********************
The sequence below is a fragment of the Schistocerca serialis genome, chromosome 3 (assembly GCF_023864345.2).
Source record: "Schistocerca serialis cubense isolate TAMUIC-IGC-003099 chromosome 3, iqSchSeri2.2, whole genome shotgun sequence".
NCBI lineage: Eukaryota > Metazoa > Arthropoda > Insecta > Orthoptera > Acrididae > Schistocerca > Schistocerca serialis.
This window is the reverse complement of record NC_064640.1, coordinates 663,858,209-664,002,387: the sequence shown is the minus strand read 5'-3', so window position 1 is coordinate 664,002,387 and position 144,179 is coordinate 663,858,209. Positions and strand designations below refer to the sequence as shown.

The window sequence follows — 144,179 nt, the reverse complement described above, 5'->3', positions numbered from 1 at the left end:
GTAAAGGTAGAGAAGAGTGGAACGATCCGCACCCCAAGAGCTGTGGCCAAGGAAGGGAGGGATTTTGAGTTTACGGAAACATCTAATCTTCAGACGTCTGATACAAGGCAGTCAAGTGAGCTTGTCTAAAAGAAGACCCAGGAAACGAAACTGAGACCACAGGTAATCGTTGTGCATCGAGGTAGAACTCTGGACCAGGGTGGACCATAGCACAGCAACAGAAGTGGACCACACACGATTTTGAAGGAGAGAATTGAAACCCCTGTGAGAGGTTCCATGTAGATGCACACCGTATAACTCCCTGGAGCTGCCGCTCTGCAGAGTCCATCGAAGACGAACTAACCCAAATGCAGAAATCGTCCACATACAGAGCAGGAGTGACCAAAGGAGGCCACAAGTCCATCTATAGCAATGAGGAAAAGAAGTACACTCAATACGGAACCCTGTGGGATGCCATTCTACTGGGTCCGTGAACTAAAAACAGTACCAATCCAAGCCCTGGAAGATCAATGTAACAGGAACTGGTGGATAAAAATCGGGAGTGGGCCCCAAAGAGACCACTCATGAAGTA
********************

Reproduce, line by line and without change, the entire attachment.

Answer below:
The sequence below is a fragment of the Schistocerca serialis genome, chromosome 3 (assembly GCF_023864345.2).
Source record: "Schistocerca serialis cubense isolate TAMUIC-IGC-003099 chromosome 3, iqSchSeri2.2, whole genome shotgun sequence".
NCBI lineage: Eukaryota > Metazoa > Arthropoda > Insecta > Orthoptera > Acrididae > Schistocerca > Schistocerca serialis.
This window is the reverse complement of record NC_064640.1, coordinates 663,858,209-664,002,387: the sequence shown is the minus strand read 5'-3', so window position 1 is coordinate 664,002,387 and position 144,179 is coordinate 663,858,209. Positions and strand designations below refer to the sequence as shown.

The window sequence follows — 144,179 nt, the reverse complement described above, 5'->3', positions numbered from 1 at the left end:
GTAAAGGTAGAGAAGAGTGGAACGATCCGCACCCCAAGAGCTGTGGCCAAGGAAGGGAGGGATTTTGAGTTTACGGAAACATCTAATCTTCAGACGTCTGATACAAGGCAGTCAAGTGAGCTTGTCTAAAAGAAGACCCAGGAAACGAAACTGAGACCACAGGTAATCGTTGTGCATCGAGGTAGAACTCTGGACCAGGGTGGACCATAGCACAGCAACAGAAGTGGACCACACACGATTTTGAAGGAGAGAATTGAAACCCCTGTGAGAGGTTCCATGTAGATGCACACCGTATAACTCCCTGGAGCTGCCGCTCTGCAGAGTCCATCGAAGACGAACTAACCCAAATGCAGAAATCGTCCACATACAGAGCAGGAGTGACCAAAGGAGGCCACAAGTCCATCTATAGCAATGAGGAAAAGAAGTACACTCAATACGGAACCCTGTGGGATGCCATTCTACTGGGTCCGTGAACTAAAAACAGTACCAATCCAAGCCCTGGAAGATCAATGTAACAGGAACTGGTGGATAAAAATCGGGAGTGGGCCCCAAAGAGACCACTCATGAAGTA